Finding Client-Side Prototype Pollution with DOM Invader | Blog

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Last year, we made finding DOM XSS much simpler by introducing a brand new tool called DOM Invader. This year, we’ve enhanced DOM Invader to make it easier to find CSPPs (Client-Side Pollution Prototype) with just a few clicks. If you want to investigate, find, and fix client-side pollution prototype vulnerabilities, you really should keep reading – to find out how DOM Invader makes your life easier. We’ve also created another YouTube video to help you use the new features:

What is prototype pollution?

We hope to publish client-side pollution lab prototypes in our Web Security Academy demonstrating the problem in a few months, but for now, here’s what you need to know.

Prototype pollution is a vulnerability that occurs when you merge an object with a user-controlled JSON object. This can also happen as a result of an object generated from query/hash parameters, when the merge operation does not clean up the keys. This allows an attacker to use property keys like __proto__ , which then allows them to create arbitrary assignments to the Object.prototype (or other global prototypes). When this occurs, it is referred to as a prototype pollution source. The following code example demonstrates this:

params.replace(/+/g, ' ').split('&').forEach(function(v){
var param = v.split( '=' ),
            key = decodeURIComponent( param[0] ),
            val,
            cur = obj,
            I = 0,
//…
obj[key]=val;
//…
let url = new URL(location);
let params = url.searchParams;
deparam(params.toString())

To exploit the prototype pollution, you need a source and a gadget. A prototype pollution gimmick occurs when a site uses a property in an unsafe way without filtering. For example, a site can do the following:

let myObject = {};
if(myObject.html) {
   document.getElementById('myElement').innerHTML = myObject.html;
}

At first glance, it might seem that there is no problem here. The object does not contain any properties, but the JavaScript engine will examine the Object.prototype for the “html” property if it does not exist on the current object. This then leads to a prototype anti-pollution gadget called “html”. Let’s see what happens when we modify the Object.prototype:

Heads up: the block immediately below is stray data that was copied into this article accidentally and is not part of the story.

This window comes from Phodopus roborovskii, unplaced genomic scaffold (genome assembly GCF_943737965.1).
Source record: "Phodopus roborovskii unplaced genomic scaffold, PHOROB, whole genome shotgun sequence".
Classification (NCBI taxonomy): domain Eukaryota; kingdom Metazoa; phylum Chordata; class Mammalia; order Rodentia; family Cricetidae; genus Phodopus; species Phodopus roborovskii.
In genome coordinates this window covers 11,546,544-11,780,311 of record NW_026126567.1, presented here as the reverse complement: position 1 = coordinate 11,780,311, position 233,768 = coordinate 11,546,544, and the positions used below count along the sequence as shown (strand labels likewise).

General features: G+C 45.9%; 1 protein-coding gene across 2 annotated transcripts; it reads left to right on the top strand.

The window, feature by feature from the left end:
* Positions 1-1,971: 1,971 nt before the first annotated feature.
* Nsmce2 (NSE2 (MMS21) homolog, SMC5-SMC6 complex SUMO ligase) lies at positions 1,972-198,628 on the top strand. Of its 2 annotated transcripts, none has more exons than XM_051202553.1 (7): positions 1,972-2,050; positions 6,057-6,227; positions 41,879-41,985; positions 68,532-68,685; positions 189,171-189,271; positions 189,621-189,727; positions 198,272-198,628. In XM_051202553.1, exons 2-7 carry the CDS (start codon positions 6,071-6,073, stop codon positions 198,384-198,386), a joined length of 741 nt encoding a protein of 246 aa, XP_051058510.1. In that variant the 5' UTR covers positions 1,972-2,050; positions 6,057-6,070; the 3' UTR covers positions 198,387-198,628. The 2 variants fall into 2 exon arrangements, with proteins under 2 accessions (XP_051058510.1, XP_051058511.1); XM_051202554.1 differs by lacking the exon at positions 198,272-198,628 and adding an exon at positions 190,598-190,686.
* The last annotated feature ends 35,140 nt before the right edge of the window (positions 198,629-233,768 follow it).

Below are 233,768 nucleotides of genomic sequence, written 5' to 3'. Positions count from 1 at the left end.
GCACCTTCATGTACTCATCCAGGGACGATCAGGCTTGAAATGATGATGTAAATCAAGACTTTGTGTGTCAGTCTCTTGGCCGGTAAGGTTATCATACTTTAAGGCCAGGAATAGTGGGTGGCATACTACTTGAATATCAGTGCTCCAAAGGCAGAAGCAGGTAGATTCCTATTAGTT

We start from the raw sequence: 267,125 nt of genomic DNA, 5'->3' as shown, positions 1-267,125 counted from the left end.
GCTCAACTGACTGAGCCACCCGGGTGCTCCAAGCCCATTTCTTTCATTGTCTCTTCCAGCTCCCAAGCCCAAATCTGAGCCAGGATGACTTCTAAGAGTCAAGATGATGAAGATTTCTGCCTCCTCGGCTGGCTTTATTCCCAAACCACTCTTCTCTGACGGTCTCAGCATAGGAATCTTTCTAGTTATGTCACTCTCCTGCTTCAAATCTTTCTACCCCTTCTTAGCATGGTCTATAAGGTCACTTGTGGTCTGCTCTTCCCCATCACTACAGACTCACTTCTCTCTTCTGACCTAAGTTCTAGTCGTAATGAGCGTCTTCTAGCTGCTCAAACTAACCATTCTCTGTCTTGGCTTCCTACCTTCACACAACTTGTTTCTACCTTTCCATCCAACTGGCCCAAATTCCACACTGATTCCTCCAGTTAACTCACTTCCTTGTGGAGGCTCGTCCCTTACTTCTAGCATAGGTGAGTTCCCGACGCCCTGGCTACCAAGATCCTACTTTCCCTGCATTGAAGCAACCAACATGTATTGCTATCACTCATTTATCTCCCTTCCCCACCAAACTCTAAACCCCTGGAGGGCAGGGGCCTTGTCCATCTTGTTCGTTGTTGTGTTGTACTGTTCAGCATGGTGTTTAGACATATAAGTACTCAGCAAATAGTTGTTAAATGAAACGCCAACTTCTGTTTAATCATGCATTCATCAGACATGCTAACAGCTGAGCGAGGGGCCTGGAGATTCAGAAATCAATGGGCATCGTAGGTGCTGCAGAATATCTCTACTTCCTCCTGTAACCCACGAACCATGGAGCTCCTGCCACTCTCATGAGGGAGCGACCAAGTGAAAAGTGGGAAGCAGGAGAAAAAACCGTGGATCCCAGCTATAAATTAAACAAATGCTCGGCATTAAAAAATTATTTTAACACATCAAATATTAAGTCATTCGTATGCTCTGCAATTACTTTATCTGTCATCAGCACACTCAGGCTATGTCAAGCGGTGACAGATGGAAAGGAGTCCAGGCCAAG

This results in the use of the Object.prototype.html property, instead of the “html” property of the “myObject” object. A developer will assume that these properties are not controlled by the user and therefore lead to XSS.

How to discover the sources of pollution of the prototypes on the client side?

If you want DOM Invader to find prototype pollution sources, you need to enable the prototype pollution option.

Screenshot showing how to enable prototype pollution

When you’ve enabled it, go to a site you want to test. You can use one of our test cases if you want to see how it works. DOM Invader will attempt to test the query string, hash, and JSON objects sent using a web message and report if it was successful.

Screenshot showing prototype pollution sources

In this case, DOM Invader found two prototype pollution sources that both occur in the query string – denoted by “looking for”. You can use the “Test” button to manually check the source, or you can use the “Search gadgets” button to automatically discover gadgets. If you choose the latter, DOM Invader will open a new window and display a progress bar. Once the scan is complete, it will show you the results in the augmented DOM:

Screenshot showing gadget search result

In the example above, DOM Invader has discovered a gadget called “html”, which ends up in an innerHTML sink. You will notice that a green “Exploit” button has appeared – this will combine the discovered source with the gadget and automatically create a pollution exploit prototype.

If you want to try DOM Invader with a real CSPP vulnerability, we have hidden one in our Gin and juice shop; see if you can exploit it!